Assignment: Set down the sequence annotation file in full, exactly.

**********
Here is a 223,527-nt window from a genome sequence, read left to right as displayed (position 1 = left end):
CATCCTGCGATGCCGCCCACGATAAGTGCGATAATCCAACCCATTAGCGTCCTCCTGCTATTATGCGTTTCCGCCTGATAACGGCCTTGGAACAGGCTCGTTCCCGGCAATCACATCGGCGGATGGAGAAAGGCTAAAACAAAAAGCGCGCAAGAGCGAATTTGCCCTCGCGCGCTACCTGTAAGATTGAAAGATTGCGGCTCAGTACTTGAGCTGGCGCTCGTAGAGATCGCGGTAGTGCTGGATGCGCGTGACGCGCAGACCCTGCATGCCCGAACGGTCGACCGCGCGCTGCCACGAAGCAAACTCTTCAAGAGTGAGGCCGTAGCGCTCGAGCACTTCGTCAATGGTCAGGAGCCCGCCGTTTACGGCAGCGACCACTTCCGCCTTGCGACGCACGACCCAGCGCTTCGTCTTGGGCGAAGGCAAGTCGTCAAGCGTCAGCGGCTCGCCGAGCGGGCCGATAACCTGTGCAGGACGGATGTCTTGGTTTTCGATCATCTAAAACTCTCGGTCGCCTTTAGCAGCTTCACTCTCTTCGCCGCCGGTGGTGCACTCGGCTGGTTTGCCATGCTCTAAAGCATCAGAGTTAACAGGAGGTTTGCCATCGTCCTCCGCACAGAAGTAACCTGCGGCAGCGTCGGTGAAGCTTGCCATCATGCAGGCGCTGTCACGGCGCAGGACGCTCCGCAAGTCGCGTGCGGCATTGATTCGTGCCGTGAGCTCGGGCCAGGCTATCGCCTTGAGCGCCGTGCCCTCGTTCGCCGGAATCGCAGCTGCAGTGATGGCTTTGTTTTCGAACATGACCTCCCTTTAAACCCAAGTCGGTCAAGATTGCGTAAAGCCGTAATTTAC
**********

Here is a 223,527-nt window from a genome sequence, read left to right as displayed (position 1 = left end):
CATCCTGCGATGCCGCCCACGATAAGTGCGATAATCCAACCCATTAGCGTCCTCCTGCTATTATGCGTTTCCGCCTGATAACGGCCTTGGAACAGGCTCGTTCCCGGCAATCACATCGGCGGATGGAGAAAGGCTAAAACAAAAAGCGCGCAAGAGCGAATTTGCCCTCGCGCGCTACCTGTAAGATTGAAAGATTGCGGCTCAGTACTTGAGCTGGCGCTCGTAGAGATCGCGGTAGTGCTGGATGCGCGTGACGCGCAGACCCTGCATGCCCGAACGGTCGACCGCGCGCTGCCACGAAGCAAACTCTTCAAGAGTGAGGCCGTAGCGCTCGAGCACTTCGTCAATGGTCAGGAGCCCGCCGTTTACGGCAGCGACCACTTCCGCCTTGCGACGCACGACCCAGCGCTTCGTCTTGGGCGAAGGCAAGTCGTCAAGCGTCAGCGGCTCGCCGAGCGGGCCGATAACCTGTGCAGGACGGATGTCTTGGTTTTCGATCATCTAAAACTCTCGGTCGCCTTTAGCAGCTTCACTCTCTTCGCCGCCGGTGGTGCACTCGGCTGGTTTGCCATGCTCTAAAGCATCAGAGTTAACAGGAGGTTTGCCATCGTCCTCCGCACAGAAGTAACCTGCGGCAGCGTCGGTGAAGCTTGCCATCATGCAGGCGCTGTCACGGCGCAGGACGCTCCGCAAGTCGCGTGCGGCATTGATTCGTGCCGTGAGCTCGGGCCAGGCTATCGCCTTGAGCGCCGTGCCCTCGTTCGCCGGAATCGCAGCTGCAGTGATGGCTTTGTTTTCGAACATGACCTCCCTTTAAACCCAAGTCGGTCAAGATTGCGTAAAGCCGTAATTTAC